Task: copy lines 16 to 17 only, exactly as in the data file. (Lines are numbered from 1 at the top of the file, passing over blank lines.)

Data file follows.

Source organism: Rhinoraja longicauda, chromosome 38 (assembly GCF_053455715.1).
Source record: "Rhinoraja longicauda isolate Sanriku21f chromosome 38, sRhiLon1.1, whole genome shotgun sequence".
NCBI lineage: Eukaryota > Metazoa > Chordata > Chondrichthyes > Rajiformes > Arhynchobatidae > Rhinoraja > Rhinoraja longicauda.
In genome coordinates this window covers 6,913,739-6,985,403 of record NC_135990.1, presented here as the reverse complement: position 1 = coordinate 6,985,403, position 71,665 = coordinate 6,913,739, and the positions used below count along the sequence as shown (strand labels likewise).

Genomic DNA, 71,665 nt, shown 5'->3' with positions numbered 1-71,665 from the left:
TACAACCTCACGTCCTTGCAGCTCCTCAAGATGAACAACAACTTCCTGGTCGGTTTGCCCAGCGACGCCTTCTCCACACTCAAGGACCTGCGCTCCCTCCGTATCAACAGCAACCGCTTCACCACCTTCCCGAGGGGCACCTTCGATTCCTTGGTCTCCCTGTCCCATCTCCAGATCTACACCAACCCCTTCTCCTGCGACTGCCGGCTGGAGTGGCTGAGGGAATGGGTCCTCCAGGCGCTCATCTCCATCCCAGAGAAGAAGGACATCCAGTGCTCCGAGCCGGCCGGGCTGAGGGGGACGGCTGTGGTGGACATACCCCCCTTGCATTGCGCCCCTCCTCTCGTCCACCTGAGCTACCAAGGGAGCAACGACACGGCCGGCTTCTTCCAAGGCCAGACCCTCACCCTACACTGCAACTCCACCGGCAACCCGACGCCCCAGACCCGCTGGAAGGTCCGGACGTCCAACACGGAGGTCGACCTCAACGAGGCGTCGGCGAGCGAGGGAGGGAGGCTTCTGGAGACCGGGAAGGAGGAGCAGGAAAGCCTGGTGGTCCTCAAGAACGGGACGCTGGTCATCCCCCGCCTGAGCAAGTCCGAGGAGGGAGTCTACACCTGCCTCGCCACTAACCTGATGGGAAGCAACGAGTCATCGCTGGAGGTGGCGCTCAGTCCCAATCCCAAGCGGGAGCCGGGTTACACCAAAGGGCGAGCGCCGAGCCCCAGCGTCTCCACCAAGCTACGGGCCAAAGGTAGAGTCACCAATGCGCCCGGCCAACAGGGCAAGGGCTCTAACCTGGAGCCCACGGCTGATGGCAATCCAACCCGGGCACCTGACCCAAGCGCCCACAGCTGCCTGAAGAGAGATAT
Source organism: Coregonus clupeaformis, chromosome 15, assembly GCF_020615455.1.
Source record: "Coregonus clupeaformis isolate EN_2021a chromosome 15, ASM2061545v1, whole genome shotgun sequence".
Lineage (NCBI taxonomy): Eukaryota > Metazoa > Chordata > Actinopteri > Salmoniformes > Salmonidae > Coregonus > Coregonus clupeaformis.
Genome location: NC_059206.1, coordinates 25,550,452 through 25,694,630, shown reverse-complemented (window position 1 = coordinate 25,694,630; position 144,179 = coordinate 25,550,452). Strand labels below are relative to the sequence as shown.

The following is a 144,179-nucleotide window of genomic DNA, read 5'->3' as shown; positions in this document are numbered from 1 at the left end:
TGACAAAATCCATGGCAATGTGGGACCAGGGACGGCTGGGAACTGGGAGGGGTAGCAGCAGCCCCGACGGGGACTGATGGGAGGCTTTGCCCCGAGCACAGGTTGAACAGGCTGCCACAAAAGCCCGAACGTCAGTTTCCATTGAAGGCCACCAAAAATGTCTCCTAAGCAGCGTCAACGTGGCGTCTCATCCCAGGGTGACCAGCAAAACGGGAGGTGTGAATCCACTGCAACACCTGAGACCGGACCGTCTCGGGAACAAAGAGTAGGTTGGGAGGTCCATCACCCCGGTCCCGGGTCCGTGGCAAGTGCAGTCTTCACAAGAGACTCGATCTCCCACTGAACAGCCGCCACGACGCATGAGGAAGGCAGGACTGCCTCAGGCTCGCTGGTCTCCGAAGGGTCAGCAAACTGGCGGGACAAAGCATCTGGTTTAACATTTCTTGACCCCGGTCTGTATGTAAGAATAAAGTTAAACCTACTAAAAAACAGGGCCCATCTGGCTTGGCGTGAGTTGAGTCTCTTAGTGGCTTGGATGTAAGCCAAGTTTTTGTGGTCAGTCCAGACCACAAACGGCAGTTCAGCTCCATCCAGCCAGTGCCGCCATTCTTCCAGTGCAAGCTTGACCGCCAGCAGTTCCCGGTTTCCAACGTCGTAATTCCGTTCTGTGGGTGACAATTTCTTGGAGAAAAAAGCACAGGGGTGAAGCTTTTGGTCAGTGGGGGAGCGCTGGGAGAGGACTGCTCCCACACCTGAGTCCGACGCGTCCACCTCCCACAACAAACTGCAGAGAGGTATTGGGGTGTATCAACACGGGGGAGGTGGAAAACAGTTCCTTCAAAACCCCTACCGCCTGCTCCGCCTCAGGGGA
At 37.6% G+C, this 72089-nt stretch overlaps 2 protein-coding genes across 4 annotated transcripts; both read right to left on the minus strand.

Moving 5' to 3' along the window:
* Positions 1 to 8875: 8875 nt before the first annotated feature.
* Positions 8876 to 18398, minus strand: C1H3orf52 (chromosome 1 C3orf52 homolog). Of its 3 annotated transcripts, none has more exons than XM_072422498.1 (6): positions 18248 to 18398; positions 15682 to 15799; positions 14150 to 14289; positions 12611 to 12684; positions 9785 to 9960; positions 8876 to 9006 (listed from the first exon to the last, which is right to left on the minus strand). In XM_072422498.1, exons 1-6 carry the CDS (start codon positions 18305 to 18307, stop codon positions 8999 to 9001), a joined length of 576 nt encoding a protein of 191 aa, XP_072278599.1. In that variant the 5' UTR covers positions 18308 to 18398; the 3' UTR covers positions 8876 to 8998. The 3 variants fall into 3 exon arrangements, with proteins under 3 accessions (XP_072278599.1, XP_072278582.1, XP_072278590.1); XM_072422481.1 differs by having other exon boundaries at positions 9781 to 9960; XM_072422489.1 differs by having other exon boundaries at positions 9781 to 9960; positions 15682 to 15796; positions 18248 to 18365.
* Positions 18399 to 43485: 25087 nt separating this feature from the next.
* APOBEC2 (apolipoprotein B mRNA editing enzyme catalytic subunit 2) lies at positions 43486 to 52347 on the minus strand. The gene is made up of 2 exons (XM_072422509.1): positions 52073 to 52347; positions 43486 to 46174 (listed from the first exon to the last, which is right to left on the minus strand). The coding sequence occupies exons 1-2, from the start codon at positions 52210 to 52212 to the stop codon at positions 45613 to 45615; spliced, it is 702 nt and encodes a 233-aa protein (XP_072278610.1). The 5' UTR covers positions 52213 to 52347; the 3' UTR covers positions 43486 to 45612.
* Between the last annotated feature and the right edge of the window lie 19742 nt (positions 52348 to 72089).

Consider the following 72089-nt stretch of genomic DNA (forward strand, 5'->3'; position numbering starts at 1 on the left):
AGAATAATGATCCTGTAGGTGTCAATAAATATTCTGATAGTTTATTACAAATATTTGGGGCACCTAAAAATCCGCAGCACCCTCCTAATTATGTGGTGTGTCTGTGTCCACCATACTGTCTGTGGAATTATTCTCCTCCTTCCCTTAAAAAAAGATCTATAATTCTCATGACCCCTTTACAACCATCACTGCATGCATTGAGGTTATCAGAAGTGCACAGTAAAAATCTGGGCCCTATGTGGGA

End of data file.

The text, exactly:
* Positions 8876 to 18398, minus strand: C1H3orf52 (chromosome 1 C3orf52 homolog). Of its 3 annotated transcripts, none has more exons than XM_072422498.1 (6): positions 18248 to 18398; positions 15682 to 15799; positions 14150 to 14289; positions 12611 to 12684; positions 9785 to 9960; positions 8876 to 9006 (listed from the first exon to the last, which is right to left on the minus strand). In XM_072422498.1, exons 1-6 carry the CDS (start codon positions 18305 to 18307, stop codon positions 8999 to 9001), a joined length of 576 nt encoding a protein of 191 aa, XP_072278599.1. In that variant the 5' UTR covers positions 18308 to 18398; the 3' UTR covers positions 8876 to 8998. The 3 variants fall into 3 exon arrangements, with proteins under 3 accessions (XP_072278599.1, XP_072278582.1, XP_072278590.1); XM_072422481.1 differs by having other exon boundaries at positions 9781 to 9960; XM_072422489.1 differs by having other exon boundaries at positions 9781 to 9960; positions 15682 to 15796; positions 18248 to 18365.
* Positions 18399 to 43485: 25087 nt separating this feature from the next.